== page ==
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Ornaments reveal resistance of North European cultures to the spread of farming.

Rigaud S, d'Errico F, Vanhaeren M - PLoS ONE (2015)

Bottom Line: We submitted a binary matrix of 224 bead-types found at 212 European Mesolithic and 222 Early Neolithic stratigraphic units to a series of spatial and multivariate analyses.Our results reveal consistent diachronic and geographical trends in the use of personal ornaments during the Neolithisation.We argue that this pattern reflects two distinct cultural trajectories with different potential for gene flow.

View Article: PubMed Central - PubMed

Affiliation: Centre National de la Recherche Scientifique (CNRS), Unité Mixte Internationale 3199 (UMI3199), Centre for International Research in the Humanities and Social Sciences (CIRHUS), New York University, New York, New York, United States of America; Service de Préhistoire de l'Université de Liège, Liège, Belgium.

ABSTRACT
The transition to farming is the process by which human groups switched from hunting and gathering wild resources to food production. Understanding how and to what extent the spreading of farming communities from the Near East had an impact on indigenous foraging populations in Europe has been the subject of lively debates for decades. Ethnographic and archaeological studies have shown that population replacement and admixture, trade, and long distance diffusion of cultural traits lead to detectable changes in symbolic codes expressed by associations of ornaments on the human body. Here we use personal ornaments to document changes in cultural geography during the Mesolithic-Neolithic transition. We submitted a binary matrix of 224 bead-types found at 212 European Mesolithic and 222 Early Neolithic stratigraphic units to a series of spatial and multivariate analyses. Our results reveal consistent diachronic and geographical trends in the use of personal ornaments during the Neolithisation. Adoption of novel bead-types combined with selective appropriation of old attires by incoming farmers is identified in Southern and Central Europe while cultural resistance leading to the nearly exclusive persistence of indigenous personal ornaments characterizes Northern Europe. We argue that this pattern reflects two distinct cultural trajectories with different potential for gene flow.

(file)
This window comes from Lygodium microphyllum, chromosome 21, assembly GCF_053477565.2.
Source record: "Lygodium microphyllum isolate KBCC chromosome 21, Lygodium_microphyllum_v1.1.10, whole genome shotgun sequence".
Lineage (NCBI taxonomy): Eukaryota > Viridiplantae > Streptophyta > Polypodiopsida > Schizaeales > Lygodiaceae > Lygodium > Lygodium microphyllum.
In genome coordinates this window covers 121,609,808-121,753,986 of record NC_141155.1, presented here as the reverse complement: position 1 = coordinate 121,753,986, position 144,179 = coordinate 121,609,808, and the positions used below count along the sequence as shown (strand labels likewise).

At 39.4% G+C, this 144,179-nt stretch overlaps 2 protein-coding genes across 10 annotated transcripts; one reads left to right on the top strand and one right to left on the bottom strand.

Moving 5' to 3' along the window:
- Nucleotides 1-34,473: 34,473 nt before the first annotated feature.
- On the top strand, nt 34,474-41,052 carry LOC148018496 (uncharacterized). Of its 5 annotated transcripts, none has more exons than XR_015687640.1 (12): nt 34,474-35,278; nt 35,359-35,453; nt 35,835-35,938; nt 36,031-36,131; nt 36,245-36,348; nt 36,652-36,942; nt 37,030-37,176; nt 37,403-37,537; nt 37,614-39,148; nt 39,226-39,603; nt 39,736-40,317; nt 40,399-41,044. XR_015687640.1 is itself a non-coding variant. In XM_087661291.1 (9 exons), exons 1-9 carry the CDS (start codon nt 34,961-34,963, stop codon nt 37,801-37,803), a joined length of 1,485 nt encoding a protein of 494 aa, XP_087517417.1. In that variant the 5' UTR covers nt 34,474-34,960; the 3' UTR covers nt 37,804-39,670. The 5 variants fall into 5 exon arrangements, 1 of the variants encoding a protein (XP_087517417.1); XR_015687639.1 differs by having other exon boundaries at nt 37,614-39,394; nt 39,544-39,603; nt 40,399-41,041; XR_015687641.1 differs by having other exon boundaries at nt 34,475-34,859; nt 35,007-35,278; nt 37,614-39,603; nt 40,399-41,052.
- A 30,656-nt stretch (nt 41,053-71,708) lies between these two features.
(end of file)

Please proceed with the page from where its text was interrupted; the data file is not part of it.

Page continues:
No MeSH data available.


Neighbor-Net tree of the 48 Mesolithic and Early Neolithic cultures (Text A in S1 Text), using the Di.Reticulations represent evidence of borrowing or exchange and are visible within and among each archaeological culture. Archaeological cultures are color-coded according to the chronological period and European region they belong to.